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DEVENS — The business community at Devens appears to be ready to grow again with permitting complete for the Marlborough-based manufacturing outfit Integrated Process Technologies (ITP).

Comprehensive permitting for the company to move to the former Riggs Gymnasium off Charlestown and Jackson roads was granted by the Devens Enterprise Commission on June 27.

Founded in 2000, the company produces specialized manufacturing platforms for a variety of industries, explained co-founder and company President James Banks.

In that brief period of time, the company has grown to employ 60 professionals. Banks’ hope is that Devens will help the company take its next step.

“It’s very exciting,” he said. “We’re a company that’s been growing over the past six years, and this really gives us an opportunity to continue that growth.”

Having corresponded with the company since May, enterprise commission Land Use Administrator Peter Lowitt highly recommended the application be approved.

While the application included a number of waiver requests, the majority of it surrounded the company’s wish to utilize the site as it exists. It also included items that were enforceable at a later point if they became problematic.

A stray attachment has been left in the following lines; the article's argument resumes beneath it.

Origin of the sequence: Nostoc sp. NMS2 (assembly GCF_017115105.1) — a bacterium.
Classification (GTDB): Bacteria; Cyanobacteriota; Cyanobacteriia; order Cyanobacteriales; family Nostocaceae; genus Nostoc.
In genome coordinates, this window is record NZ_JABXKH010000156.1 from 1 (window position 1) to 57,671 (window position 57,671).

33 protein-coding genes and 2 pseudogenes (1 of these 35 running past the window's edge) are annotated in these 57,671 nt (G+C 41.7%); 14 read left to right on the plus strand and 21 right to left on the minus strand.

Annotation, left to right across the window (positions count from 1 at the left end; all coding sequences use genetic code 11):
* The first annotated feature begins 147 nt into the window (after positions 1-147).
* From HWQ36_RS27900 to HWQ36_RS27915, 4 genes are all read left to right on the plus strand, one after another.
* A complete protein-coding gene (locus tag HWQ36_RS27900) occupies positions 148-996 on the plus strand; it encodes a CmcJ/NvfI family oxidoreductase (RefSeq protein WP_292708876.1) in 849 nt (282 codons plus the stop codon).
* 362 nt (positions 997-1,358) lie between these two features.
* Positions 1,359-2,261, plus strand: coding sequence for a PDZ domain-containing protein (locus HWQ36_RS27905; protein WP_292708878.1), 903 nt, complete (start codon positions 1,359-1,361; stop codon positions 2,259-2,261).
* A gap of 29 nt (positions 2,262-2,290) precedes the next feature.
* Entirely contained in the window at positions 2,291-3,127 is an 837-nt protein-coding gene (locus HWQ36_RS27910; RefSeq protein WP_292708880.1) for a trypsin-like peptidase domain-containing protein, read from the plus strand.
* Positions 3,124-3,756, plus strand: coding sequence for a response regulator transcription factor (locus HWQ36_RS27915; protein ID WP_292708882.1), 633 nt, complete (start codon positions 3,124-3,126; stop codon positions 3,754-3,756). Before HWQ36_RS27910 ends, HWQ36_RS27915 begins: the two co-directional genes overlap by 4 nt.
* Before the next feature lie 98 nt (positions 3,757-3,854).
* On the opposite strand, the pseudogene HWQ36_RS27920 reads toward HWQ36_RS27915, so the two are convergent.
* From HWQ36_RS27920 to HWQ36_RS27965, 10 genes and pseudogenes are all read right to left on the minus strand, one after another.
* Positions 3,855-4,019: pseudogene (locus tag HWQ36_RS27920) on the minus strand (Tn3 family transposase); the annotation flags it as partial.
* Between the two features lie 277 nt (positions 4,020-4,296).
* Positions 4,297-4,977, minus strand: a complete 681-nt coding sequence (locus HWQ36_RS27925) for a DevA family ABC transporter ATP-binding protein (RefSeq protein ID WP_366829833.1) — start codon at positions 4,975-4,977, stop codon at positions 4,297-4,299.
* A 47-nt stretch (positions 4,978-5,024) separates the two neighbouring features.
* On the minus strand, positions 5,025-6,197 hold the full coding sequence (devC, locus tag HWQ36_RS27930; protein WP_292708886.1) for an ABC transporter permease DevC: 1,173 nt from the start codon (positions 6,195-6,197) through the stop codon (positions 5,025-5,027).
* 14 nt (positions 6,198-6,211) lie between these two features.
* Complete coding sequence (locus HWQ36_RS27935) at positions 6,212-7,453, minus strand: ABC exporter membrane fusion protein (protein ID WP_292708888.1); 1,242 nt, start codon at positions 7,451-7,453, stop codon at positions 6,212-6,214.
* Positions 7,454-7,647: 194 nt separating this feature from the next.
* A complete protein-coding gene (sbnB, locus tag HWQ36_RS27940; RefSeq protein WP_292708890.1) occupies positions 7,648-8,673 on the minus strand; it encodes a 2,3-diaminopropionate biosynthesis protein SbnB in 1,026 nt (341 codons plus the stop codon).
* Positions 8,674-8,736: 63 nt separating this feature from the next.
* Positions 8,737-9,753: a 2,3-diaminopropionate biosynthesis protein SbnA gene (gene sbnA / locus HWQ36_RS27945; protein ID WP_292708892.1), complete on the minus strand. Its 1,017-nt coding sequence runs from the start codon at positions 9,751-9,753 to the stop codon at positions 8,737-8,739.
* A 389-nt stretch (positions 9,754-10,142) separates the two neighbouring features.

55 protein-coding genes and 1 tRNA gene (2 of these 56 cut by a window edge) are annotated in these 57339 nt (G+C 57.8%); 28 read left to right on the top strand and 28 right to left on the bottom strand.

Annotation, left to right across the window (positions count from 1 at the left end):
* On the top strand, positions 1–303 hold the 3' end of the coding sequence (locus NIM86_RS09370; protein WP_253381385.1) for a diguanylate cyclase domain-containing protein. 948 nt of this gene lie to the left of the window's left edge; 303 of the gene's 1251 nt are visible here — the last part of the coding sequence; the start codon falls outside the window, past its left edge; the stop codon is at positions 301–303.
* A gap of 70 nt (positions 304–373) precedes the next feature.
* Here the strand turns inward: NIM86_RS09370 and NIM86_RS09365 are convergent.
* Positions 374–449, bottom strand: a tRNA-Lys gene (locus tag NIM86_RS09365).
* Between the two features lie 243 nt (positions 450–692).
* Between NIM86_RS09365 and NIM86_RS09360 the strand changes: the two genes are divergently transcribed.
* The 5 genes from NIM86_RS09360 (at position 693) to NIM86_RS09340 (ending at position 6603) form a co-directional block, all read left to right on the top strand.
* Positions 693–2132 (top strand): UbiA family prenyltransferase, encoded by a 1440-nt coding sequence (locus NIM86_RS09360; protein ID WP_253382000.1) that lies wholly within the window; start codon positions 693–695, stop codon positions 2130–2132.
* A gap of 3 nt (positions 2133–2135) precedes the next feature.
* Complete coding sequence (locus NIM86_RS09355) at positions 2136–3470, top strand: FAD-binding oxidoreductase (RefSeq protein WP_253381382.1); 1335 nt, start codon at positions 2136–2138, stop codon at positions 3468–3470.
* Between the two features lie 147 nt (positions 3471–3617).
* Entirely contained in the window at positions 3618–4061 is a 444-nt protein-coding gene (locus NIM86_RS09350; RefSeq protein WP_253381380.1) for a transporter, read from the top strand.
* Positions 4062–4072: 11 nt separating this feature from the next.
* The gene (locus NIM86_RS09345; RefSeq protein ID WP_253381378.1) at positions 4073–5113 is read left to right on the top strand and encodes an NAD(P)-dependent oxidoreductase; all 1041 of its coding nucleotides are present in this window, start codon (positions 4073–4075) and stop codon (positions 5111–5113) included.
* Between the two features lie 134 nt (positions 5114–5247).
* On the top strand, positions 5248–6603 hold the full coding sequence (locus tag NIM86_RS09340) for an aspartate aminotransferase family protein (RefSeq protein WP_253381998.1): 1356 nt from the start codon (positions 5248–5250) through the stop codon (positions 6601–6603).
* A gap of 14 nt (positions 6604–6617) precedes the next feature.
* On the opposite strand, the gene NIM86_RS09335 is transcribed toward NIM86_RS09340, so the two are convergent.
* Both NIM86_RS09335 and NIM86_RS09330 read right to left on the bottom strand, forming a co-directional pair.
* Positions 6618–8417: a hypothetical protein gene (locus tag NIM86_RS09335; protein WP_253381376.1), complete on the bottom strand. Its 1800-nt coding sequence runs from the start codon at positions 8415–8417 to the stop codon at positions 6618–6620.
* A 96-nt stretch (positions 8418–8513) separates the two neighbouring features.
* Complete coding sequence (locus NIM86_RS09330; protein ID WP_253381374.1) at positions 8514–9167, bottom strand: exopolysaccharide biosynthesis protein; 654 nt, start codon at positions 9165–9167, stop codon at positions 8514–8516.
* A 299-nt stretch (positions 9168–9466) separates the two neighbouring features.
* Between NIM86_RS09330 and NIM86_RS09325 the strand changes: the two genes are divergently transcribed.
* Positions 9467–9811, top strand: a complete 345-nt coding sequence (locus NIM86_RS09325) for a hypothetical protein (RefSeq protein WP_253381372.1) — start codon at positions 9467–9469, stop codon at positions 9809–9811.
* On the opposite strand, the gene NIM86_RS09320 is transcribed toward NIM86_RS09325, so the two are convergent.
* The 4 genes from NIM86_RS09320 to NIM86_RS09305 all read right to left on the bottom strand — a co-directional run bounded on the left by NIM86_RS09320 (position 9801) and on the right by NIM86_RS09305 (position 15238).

Further, Lowitt said the applicant intended to put a currently vacant structure to use as a corporate headquarters and manufacturing facility.

“This is a great reuse of an existing building,” he said.

Among the waiver requests was having more parking spaces than needed and utilizing the existing lighting on the site, both of which were deemed acceptable because they raised no issues and were part of the existing site.

In general, commissioners were more curious about the types of materials that would be used on site. Harvard commissioner James DeZutter raised the question when he asked if toxic compounds were used in the manufacturing process.

Metal cleaning would be conducted infrequently on site, said Banks, but would be done with tools comparable to laundry detergent and mild citric acid in toxicity. That statement raised eyebrows and brought questions from more than one commissioner, but Lowitt concurred with that point of view.

“What he’s saying is it’s just like pouring orange juice. It’s not a big deal,” he said.

The majority of other questions pertained to loading docks that would be added to the Charlestown Road and rear side of the buildings.

While commissioners expressed some concern over how often they’d be used, Banks gave assurances that their use would be an infrequent occurrence.

Overall, the public hearing and unanimous approval took less than one hour to complete, but it came close to being delayed due to a lack of quorum.

Enterprise commission Chairman William Marshall had begun the proceedings by announcing that his company, North Middlesex Savings Bank, was financing the project. He was on the verge of abstaining from the hearing when Lowitt noted that Marshall’s absence would deprive the commission of a quorum. With that being the case, Lowitt said Marshall should invoke “the rule of necessity” to ensure a quorum, which he did.

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